Chase Finlay (left) and Alexandra Waterbury (right) at the 2018 New York City Ballet Spring Gala. Photo credit: Owen Hoffmann/Patrick via Getty Images.
The explosive reporting that came out of The New York Times, the Associated Press, and Gothamist last Wednesday and Thursday afternoon is seeming to be a catalyst now reshaping the dance world’s progression forward in regard to the handling of sexual harassment and assault, especially in the institutional setting.
The specifics that emerged from the story, published September 5th, detailed the lawsuit being brought about by former School Of American Ballet dancer Alexandra , 19. In the suit, Waterbury alleges former principal danseur Chase Finlay shared nude photos and sexually explicit videos of her with other male dancers in the company as well as donors to the Ballet and accuses the Ballet itself of cultivating a “fraternity-like atmosphere”.
Last month, Finlay resigned from New York City Ballet, and two other principal dancers, Amar and Zachary were suspended without pay until next year.
According to the Times and the reporting from the AP in regards to the officially filed complaint, “a group of male dancers regularly shared nude photos of female dancers with each other and understood that ‘they could degrade, demean, mistreat and abuse, assault and women without consequence.’”
Alexandra Waterbury (left) and Chase Finlay (right). Photo Credit: Jared Siskin/Getty Images
According to the report, donors to the ballet suggested to Finlay, “that the men should tie ballerinas up ‘and abuse them like farm animals.” Finlay apparently replied, “or like the sluts they are.”
The report also mentions allegations about an incident in Washington DC when, “Finlay and other dancers trashed a hotel room in Washington, D.C. at a party where they plied underage girls with drugs and alcohol.”
”For several years, defendant New York City Ballet, Inc. has condoned, encouraged, fostered, and permitted an environment where its agents, servants, employees, donors, principals, and/or others affiliated with it abused, degraded and mistreated alcohol, drugs, and women,” Waterbury’s complaint states. “This fraternity-like atmosphere permeates the Ballet and its dancers and emboldens them to disregard the law and violate the basic rights of women.”’
As per reports from the Gothamist of a statement from attorney, Jordan Merson, his client, “is suing both NYC Ballet and Finlay for intentional affliction of emotional distress, assault, and battery…This lawsuit is to hold accountable those responsible for the unknowing and unlawful dissemination of Ms. Waterbury's most private and intimate images. Today, Ms. Waterbury is standing up to those who have degraded and humiliated her.”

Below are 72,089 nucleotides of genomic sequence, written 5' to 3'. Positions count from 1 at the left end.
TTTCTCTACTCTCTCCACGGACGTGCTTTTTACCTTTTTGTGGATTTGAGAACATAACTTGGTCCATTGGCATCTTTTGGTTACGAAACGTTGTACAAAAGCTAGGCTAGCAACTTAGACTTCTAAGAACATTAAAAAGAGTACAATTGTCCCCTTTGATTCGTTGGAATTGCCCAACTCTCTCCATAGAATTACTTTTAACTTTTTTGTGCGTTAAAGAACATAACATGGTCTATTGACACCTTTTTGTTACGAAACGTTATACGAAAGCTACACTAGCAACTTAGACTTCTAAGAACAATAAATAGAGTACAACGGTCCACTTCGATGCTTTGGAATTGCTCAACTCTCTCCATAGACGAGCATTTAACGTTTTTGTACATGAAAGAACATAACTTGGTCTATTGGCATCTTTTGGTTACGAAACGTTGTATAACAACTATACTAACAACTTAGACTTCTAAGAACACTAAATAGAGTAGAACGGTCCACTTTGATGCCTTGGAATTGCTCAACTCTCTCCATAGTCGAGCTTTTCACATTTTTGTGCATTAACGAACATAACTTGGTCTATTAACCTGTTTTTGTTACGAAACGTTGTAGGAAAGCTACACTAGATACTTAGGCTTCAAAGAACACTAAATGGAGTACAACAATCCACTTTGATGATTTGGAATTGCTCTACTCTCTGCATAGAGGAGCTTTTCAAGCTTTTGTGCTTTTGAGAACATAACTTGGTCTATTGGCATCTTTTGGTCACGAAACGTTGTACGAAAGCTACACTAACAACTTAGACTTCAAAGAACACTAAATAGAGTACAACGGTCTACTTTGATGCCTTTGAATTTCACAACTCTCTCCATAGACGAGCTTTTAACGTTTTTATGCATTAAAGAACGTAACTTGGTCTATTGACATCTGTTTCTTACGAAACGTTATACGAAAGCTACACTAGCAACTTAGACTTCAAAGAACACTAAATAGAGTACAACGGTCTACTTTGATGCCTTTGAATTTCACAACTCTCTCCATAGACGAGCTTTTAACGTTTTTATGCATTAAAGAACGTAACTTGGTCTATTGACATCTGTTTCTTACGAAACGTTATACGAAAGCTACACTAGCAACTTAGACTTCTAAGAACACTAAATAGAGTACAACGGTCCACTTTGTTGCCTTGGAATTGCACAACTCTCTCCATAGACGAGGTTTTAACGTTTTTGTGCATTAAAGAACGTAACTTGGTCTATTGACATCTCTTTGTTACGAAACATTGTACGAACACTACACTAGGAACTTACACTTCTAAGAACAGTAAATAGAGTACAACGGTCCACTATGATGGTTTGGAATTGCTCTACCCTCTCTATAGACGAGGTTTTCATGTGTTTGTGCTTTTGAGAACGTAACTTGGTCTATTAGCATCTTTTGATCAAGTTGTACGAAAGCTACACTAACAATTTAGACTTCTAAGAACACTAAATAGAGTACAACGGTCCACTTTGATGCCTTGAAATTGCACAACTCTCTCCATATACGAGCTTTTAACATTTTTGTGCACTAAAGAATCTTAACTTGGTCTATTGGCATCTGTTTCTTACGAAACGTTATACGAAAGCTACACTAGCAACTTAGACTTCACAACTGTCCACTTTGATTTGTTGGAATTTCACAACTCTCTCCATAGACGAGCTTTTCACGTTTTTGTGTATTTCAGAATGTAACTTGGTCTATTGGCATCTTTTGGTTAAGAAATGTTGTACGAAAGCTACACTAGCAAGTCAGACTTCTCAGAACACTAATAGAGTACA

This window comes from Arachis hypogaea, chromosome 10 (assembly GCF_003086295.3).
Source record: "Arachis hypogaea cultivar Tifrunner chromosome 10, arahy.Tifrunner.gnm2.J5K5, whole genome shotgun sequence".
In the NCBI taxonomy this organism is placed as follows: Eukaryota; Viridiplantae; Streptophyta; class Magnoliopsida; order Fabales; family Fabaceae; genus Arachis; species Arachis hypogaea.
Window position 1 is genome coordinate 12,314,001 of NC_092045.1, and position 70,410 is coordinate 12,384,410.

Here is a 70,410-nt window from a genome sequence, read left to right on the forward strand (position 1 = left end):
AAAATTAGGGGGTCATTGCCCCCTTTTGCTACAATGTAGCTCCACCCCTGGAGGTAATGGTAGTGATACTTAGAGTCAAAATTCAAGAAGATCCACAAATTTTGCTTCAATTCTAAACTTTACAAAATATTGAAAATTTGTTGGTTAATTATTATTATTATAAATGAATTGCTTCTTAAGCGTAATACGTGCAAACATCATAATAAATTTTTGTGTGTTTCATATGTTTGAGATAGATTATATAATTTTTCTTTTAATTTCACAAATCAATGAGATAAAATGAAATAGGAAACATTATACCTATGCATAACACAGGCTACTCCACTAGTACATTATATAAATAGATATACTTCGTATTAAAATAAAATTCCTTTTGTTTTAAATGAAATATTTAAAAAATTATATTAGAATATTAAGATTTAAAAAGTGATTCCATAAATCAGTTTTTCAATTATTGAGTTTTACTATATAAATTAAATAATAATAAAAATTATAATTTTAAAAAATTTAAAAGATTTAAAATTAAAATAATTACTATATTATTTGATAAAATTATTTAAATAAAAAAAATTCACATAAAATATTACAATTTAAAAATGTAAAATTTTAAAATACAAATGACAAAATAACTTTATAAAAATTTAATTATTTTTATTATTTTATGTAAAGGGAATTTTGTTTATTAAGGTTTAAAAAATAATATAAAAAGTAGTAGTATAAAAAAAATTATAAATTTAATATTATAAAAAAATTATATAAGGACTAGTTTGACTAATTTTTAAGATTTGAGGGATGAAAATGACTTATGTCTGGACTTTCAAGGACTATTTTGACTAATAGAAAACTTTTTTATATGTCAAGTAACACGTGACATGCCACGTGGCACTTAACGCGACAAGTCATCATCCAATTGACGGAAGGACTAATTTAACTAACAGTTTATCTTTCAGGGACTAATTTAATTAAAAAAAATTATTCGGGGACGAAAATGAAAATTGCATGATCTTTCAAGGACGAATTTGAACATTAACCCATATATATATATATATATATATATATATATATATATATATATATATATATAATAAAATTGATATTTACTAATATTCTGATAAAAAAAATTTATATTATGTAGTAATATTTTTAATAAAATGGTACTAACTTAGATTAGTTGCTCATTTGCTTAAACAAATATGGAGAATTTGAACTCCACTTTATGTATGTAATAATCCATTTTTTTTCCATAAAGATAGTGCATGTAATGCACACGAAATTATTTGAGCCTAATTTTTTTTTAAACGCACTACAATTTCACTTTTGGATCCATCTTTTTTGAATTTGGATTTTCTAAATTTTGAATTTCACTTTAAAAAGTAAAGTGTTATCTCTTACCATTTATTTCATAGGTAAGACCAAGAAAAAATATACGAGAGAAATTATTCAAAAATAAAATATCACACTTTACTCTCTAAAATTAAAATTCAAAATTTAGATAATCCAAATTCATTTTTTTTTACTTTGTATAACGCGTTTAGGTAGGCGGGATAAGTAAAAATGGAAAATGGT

Last month Finlay resigned from the Ballet, and two other dancers, Amar and Zachary were suspended.
At the time, The N Y Times reported, "In a statement, Charles W. Scharf, chairman of the City Ballet board, said the company had several weeks ago 'received a letter alleging inappropriate communications made via personal text and email by three members of the company.' The letter did not come from someone in the company, and the communications were 'personal in nature.' But, after an investigation, the company 'determined that each man had violated the norms of conduct that New York City Ballet expects from its employees.'"
After the release of the complaint filed on behalf of Ms. Waterbury against City Ballet and Mr. Finlay, New York City Ballet released a statement:
"New York City Ballet is confident that there is no basis for this lawsuit, and vehemently denies the allegations that the Company has condoned, encouraged, or fostered the kind of activity that Mr. Finlay and the others named have participated in, which were off-hours activities that were not known, approved, or facilitated by NYCB. Despite that, once NYCB was made aware of the allegations we investigated them and found that the actions had violated the Company’s norms of conduct, and immediate and appropriate action was taken. NYCB learned of this matter directly from the plaintiff’s attorney, Jordan Merson, in June of this year. Merson had contacted NYCB to try to negotiate a payment from the Company to settle the matter to avoid adverse publicity, but NYCB refused the demand. NYCB has no liability for the actions specified in the complaint and has taken the appropriate disciplinary actions for the dancers involved."
Merson, attorney for Waterbury countered the Ballet’s statement.
”This lawsuit has nothing to do with Ms. Waterbury's rebuffed attempt to obtain peace and closure with the Ballet, and has nothing to do with the Ballet 'avoiding adverse publicity' and has everything to do with her seeking redress from the Ballet,” Merson said. “The suggestion by the Ballet that Ms. Waterbury’s claims are not meritorious further strengthens her resolve to vindicate her rights in this lawsuit.”
This is an ongoing story. Stay with Dance Network for updates.